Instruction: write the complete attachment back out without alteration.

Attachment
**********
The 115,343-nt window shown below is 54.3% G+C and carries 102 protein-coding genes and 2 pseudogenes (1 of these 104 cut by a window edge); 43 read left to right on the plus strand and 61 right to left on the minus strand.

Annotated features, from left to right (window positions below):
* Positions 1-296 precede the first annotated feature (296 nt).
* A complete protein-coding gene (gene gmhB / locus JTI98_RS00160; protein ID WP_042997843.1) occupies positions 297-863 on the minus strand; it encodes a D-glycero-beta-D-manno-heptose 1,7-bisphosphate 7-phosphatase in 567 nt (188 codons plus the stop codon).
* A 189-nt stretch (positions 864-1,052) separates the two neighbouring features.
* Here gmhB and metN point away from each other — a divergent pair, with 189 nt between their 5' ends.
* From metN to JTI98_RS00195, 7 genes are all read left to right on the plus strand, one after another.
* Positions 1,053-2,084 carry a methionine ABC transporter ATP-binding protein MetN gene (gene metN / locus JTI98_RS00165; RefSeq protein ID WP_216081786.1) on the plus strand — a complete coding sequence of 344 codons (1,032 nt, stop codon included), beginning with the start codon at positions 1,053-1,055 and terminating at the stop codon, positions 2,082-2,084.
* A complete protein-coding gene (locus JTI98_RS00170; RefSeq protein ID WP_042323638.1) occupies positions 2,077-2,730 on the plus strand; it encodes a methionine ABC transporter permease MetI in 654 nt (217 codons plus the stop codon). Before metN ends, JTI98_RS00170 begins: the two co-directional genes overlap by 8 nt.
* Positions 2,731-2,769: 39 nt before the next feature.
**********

The 115,343-nt window shown below is 54.3% G+C and carries 102 protein-coding genes and 2 pseudogenes (1 of these 104 cut by a window edge); 43 read left to right on the plus strand and 61 right to left on the minus strand.

Annotated features, from left to right (window positions below):
* Positions 1-296 precede the first annotated feature (296 nt).
* A complete protein-coding gene (gene gmhB / locus JTI98_RS00160; protein ID WP_042997843.1) occupies positions 297-863 on the minus strand; it encodes a D-glycero-beta-D-manno-heptose 1,7-bisphosphate 7-phosphatase in 567 nt (188 codons plus the stop codon).
* A 189-nt stretch (positions 864-1,052) separates the two neighbouring features.
* Here gmhB and metN point away from each other — a divergent pair, with 189 nt between their 5' ends.
* From metN to JTI98_RS00195, 7 genes are all read left to right on the plus strand, one after another.
* Positions 1,053-2,084 carry a methionine ABC transporter ATP-binding protein MetN gene (gene metN / locus JTI98_RS00165; RefSeq protein ID WP_216081786.1) on the plus strand — a complete coding sequence of 344 codons (1,032 nt, stop codon included), beginning with the start codon at positions 1,053-1,055 and terminating at the stop codon, positions 2,082-2,084.
* A complete protein-coding gene (locus JTI98_RS00170; RefSeq protein ID WP_042323638.1) occupies positions 2,077-2,730 on the plus strand; it encodes a methionine ABC transporter permease MetI in 654 nt (217 codons plus the stop codon). Before metN ends, JTI98_RS00170 begins: the two co-directional genes overlap by 8 nt.
* Positions 2,731-2,769: 39 nt before the next feature.